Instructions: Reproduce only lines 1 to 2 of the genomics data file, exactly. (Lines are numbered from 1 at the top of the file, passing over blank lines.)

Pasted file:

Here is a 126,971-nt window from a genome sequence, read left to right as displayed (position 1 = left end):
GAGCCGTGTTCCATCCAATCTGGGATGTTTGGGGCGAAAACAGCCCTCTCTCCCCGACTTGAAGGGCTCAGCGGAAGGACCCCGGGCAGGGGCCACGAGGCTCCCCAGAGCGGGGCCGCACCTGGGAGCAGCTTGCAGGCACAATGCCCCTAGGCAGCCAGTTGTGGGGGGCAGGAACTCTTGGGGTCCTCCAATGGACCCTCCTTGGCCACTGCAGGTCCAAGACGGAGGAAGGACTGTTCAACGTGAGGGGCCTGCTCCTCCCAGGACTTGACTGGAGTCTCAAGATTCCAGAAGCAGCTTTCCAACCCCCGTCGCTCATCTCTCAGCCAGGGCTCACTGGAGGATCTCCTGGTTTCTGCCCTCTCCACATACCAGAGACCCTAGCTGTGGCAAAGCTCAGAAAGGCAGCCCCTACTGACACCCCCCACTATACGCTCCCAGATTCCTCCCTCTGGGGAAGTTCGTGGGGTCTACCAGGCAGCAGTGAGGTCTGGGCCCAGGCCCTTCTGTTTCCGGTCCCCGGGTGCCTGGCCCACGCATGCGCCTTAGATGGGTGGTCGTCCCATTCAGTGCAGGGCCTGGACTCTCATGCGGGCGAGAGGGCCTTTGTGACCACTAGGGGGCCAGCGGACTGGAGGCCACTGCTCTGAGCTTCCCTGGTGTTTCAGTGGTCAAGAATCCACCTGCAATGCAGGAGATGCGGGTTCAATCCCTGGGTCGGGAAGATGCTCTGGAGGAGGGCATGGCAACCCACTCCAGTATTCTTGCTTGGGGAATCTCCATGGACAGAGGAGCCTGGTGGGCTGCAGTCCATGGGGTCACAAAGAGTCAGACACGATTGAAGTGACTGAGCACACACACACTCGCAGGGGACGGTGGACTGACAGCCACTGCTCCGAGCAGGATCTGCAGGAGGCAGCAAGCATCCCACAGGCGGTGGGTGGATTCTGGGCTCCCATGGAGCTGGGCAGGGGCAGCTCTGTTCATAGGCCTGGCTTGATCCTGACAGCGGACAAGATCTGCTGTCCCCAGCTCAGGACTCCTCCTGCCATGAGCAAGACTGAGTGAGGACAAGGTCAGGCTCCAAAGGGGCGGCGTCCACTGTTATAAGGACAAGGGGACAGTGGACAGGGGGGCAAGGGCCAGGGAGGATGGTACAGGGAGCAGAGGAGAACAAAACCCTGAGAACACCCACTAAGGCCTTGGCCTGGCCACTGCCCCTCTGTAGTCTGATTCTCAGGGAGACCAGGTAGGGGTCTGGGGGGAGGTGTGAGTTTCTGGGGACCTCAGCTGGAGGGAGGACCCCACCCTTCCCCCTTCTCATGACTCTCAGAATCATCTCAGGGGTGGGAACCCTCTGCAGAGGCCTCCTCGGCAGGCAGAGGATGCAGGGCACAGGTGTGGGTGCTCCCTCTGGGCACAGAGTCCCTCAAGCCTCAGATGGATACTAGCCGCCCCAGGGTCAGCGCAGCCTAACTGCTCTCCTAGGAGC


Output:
Here is a 126,971-nt window from a genome sequence, read left to right as displayed (position 1 = left end):
GAGCCGTGTTCCATCCAATCTGGGATGTTTGGGGCGAAAACAGCCCTCTCTCCCCGACTTGAAGGGCTCAGCGGAAGGACCCCGGGCAGGGGCCACGAGGCTCCCCAGAGCGGGGCCGCACCTGGGAGCAGCTTGCAGGCACAATGCCCCTAGGCAGCCAGTTGTGGGGGGCAGGAACTCTTGGGGTCCTCCAATGGACCCTCCTTGGCCACTGCAGGTCCAAGACGGAGGAAGGACTGTTCAACGTGAGGGGCCTGCTCCTCCCAGGACTTGACTGGAGTCTCAAGATTCCAGAAGCAGCTTTCCAACCCCCGTCGCTCATCTCTCAGCCAGGGCTCACTGGAGGATCTCCTGGTTTCTGCCCTCTCCACATACCAGAGACCCTAGCTGTGGCAAAGCTCAGAAAGGCAGCCCCTACTGACACCCCCCACTATACGCTCCCAGATTCCTCCCTCTGGGGAAGTTCGTGGGGTCTACCAGGCAGCAGTGAGGTCTGGGCCCAGGCCCTTCTGTTTCCGGTCCCCGGGTGCCTGGCCCACGCATGCGCCTTAGATGGGTGGTCGTCCCATTCAGTGCAGGGCCTGGACTCTCATGCGGGCGAGAGGGCCTTTGTGACCACTAGGGGGCCAGCGGACTGGAGGCCACTGCTCTGAGCTTCCCTGGTGTTTCAGTGGTCAAGAATCCACCTGCAATGCAGGAGATGCGGGTTCAATCCCTGGGTCGGGAAGATGCTCTGGAGGAGGGCATGGCAACCCACTCCAGTATTCTTGCTTGGGGAATCTCCATGGACAGAGGAGCCTGGTGGGCTGCAGTCCATGGGGTCACAAAGAGTCAGACACGATTGAAGTGACTGAGCACACACACACTCGCAGGGGACGGTGGACTGACAGCCACTGCTCCGAGCAGGATCTGCAGGAGGCAGCAAGCATCCCACAGGCGGTGGGTGGATTCTGGGCTCCCATGGAGCTGGGCAGGGGCAGCTCTGTTCATAGGCCTGGCTTGATCCTGACAGCGGACAAGATCTGCTGTCCCCAGCTCAGGACTCCTCCTGCCATGAGCAAGACTGAGTGAGGACAAGGTCAGGCTCCAAAGGGGCGGCGTCCACTGTTATAAGGACAAGGGGACAGTGGACAGGGGGGCAAGGGCCAGGGAGGATGGTACAGGGAGCAGAGGAGAACAAAACCCTGAGAACACCCACTAAGGCCTTGGCCTGGCCACTGCCCCTCTGTAGTCTGATTCTCAGGGAGACCAGGTAGGGGTCTGGGGGGAGGTGTGAGTTTCTGGGGACCTCAGCTGGAGGGAGGACCCCACCCTTCCCCCTTCTCATGACTCTCAGAATCATCTCAGGGGTGGGAACCCTCTGCAGAGGCCTCCTCGGCAGGCAGAGGATGCAGGGCACAGGTGTGGGTGCTCCCTCTGGGCACAGAGTCCCTCAAGCCTCAGATGGATACTAGCCGCCCCAGGGTCAGCGCAGCCTAACTGCTCTCCTAGGAGC